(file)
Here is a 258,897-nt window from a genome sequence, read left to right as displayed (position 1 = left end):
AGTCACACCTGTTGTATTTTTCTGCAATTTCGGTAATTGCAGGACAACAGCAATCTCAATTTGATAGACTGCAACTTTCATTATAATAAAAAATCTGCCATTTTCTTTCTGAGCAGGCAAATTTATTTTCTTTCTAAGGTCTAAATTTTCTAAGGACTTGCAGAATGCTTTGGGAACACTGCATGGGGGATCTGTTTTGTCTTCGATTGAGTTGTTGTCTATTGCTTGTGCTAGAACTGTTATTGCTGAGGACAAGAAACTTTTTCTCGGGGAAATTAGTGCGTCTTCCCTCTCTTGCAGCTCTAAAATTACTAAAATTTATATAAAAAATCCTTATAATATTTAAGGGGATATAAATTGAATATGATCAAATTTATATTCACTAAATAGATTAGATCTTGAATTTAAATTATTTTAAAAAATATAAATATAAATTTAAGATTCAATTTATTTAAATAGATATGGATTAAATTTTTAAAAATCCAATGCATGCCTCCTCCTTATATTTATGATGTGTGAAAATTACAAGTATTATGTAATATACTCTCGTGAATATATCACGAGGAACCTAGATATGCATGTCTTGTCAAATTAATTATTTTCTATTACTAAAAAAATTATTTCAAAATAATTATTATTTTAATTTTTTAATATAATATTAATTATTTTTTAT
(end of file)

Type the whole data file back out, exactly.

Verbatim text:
Here is a 258,897-nt window from a genome sequence, read left to right as displayed (position 1 = left end):
AGTCACACCTGTTGTATTTTTCTGCAATTTCGGTAATTGCAGGACAACAGCAATCTCAATTTGATAGACTGCAACTTTCATTATAATAAAAAATCTGCCATTTTCTTTCTGAGCAGGCAAATTTATTTTCTTTCTAAGGTCTAAATTTTCTAAGGACTTGCAGAATGCTTTGGGAACACTGCATGGGGGATCTGTTTTGTCTTCGATTGAGTTGTTGTCTATTGCTTGTGCTAGAACTGTTATTGCTGAGGACAAGAAACTTTTTCTCGGGGAAATTAGTGCGTCTTCCCTCTCTTGCAGCTCTAAAATTACTAAAATTTATATAAAAAATCCTTATAATATTTAAGGGGATATAAATTGAATATGATCAAATTTATATTCACTAAATAGATTAGATCTTGAATTTAAATTATTTTAAAAAATATAAATATAAATTTAAGATTCAATTTATTTAAATAGATATGGATTAAATTTTTAAAAATCCAATGCATGCCTCCTCCTTATATTTATGATGTGTGAAAATTACAAGTATTATGTAATATACTCTCGTGAATATATCACGAGGAACCTAGATATGCATGTCTTGTCAAATTAATTATTTTCTATTACTAAAAAAATTATTTCAAAATAATTATTATTTTAATTTTTTAATATAATATTAATTATTTTTTAT